• Smith, Warren J., Modern Optical Engineering, McGraw-Hill, 2000, Chapter 11, ISBN 0-07-136360-2

Wikimedia Foundation. 2010.

Look at other dictionaries:

  • Aberration — has several meanings:*An abnormality of chromosomes *A disorder in one s mental state (see Mental illness) In optics: *Optical aberration, an imperfection in image formation by an optical system **Spherical aberration, which occurs when light… …   Wikipedia

  • Optical aberration — v · d · e Optical aberration …   Wikipedia

  • Chromatic aberration — On top is corner detail in a photograph taken with a higher quality lens; bottom is a similar photograph taken with a wide angle lens showing severe visible lateral chromatic aberration. The effect is pronounced on the right side of the building… …   Wikipedia

  • Eyeglass prescription — Using a phoropter to determine a prescription for eyeglasses An eyeglass prescription is an order written by an eyewear prescriber, such as an optometrist or ophthalmologist, that specifies the value of all parameters the prescriber has deemed… …   Wikipedia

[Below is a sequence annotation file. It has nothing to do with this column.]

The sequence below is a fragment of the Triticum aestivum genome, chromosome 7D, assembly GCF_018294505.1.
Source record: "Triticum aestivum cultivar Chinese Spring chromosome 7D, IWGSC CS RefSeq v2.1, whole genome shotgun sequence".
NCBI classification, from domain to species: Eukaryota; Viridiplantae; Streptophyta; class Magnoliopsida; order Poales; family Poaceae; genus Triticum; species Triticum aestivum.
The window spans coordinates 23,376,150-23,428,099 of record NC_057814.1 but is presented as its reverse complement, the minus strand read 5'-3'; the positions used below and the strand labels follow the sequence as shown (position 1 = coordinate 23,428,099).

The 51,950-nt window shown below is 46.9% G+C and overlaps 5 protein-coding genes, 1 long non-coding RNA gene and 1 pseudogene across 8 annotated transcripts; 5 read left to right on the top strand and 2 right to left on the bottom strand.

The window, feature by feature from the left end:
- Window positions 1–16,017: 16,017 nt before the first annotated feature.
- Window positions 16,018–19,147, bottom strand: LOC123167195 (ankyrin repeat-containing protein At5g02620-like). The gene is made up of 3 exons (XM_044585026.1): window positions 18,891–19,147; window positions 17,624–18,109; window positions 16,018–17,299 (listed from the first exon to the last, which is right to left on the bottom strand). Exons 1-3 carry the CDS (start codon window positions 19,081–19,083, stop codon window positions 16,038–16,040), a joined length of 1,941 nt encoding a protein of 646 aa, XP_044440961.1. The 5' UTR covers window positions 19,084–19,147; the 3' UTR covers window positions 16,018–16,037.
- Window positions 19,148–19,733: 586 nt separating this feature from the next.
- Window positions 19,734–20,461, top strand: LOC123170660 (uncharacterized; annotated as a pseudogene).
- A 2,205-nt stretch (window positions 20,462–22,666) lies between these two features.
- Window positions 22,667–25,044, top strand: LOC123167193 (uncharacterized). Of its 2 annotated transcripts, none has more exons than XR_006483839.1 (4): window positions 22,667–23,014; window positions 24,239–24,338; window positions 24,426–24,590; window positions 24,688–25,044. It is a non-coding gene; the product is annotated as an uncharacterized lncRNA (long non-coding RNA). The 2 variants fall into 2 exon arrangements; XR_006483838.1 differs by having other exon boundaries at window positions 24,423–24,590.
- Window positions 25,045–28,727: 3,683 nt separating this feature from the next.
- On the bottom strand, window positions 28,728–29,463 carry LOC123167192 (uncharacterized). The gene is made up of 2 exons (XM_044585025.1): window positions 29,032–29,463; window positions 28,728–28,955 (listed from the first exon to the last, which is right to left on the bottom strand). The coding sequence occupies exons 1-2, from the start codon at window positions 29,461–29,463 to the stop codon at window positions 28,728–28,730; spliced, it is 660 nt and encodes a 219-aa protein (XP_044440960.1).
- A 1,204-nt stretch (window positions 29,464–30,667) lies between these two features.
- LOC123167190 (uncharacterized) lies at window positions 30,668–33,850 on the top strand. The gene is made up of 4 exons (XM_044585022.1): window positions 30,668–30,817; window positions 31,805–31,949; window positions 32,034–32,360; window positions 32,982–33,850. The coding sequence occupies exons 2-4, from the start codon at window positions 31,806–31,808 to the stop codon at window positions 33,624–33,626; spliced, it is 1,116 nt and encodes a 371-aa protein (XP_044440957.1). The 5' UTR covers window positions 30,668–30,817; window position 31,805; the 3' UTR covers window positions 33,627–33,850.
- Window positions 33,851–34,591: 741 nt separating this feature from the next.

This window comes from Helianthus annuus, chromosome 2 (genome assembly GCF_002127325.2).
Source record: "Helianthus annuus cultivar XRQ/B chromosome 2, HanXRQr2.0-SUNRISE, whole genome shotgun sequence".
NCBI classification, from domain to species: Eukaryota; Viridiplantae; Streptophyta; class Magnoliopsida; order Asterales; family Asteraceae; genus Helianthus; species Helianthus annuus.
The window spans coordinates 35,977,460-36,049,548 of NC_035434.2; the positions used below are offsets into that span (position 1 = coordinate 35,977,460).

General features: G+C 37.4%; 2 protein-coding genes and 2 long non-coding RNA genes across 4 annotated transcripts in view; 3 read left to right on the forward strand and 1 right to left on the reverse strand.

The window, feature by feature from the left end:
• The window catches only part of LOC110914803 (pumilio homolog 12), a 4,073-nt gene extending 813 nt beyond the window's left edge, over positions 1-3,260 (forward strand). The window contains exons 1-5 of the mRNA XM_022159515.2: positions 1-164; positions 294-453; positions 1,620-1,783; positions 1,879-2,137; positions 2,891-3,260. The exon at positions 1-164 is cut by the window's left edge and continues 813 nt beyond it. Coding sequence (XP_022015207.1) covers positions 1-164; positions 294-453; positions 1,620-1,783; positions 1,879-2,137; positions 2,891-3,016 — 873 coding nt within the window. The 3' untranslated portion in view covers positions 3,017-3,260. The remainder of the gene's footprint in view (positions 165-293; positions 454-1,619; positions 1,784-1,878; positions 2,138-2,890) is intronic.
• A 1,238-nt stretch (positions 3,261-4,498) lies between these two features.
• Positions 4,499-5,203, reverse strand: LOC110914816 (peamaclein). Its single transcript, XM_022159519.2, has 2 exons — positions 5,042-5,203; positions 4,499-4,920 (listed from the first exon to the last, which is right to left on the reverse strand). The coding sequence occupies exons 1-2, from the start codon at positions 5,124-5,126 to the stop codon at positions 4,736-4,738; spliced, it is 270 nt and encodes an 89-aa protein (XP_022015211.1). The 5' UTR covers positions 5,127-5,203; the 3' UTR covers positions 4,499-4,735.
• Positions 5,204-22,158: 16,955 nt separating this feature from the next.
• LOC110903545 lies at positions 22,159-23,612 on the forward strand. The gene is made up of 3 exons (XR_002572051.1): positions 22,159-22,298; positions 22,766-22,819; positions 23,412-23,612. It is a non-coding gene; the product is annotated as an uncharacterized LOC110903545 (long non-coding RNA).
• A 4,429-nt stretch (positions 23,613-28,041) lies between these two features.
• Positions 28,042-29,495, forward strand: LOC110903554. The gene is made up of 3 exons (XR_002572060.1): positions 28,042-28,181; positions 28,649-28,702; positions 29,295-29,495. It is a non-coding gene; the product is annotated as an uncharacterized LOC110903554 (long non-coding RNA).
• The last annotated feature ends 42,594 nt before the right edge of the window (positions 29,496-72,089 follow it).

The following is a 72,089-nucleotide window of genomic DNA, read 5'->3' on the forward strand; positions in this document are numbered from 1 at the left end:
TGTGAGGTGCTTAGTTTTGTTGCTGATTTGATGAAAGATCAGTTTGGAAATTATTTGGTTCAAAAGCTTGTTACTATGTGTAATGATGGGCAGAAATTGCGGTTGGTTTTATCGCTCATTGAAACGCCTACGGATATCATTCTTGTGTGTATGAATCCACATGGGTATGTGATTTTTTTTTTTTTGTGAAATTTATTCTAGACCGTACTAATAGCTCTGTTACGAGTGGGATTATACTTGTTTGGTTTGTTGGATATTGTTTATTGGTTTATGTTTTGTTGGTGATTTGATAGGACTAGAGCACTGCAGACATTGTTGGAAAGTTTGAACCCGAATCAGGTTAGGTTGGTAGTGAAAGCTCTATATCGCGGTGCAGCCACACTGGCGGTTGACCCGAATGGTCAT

• Focus (optics) — An image that is partially in focus, but mostly out of focus in varying degrees. In geometrical optics, a focus, also called an image point, is the point where light rays originating from a point on the object converge.[1] Although the focus is… …   Wikipedia

  • Blur — can refer to:Unfocused imagery Blur generally refers to the appearance of an unfocused image. See Defocus aberration, eyeglass prescription, lens and eye. Specific terms using this meaning of Blur include:* Bokeh, the appearance of out of focus… …   Wikipedia

  • High-resolution transmission electron microscopy — (HRTEM) is an imaging mode of the transmission electron microscope (TEM) that allows the imaging of the crystallographic structure of a sample at an atomic scale. [cite book |title=Experimental high resolution electron microscopy |last=Spence… …   Wikipedia

  • Transmission electron microscopy — A TEM image of the polio virus. The polio virus is 30 nm in size.[1] Transmission electron microscopy (TEM) is a microscopy technique whereby a beam of electrons is transmitted through an ultra thin specimen, interacting with the specimen as it… …   Wikipedia

  • Circle of confusion — For the closely related topic in microscopy, see Point spread function. In optics, a circle of confusion is an optical spot caused by a cone of light rays from a lens not coming to a perfect focus when imaging a point source. It is also known as… …   Wikipedia

  • Crystallographic image processing — (CIP) is a set of methods for determining the atomic structure of crystalline matter from high resolution electron microscopy (HREM) images obtained in a transmission electron microscope (TEM). The term was created in the research group of Sven… …   Wikipedia


Share the article and excerpts

Direct link
Do a right-click on the link above
and select “Copy Link”

We are using cookies for the best presentation of our site. Continuing to use this site, you agree with this.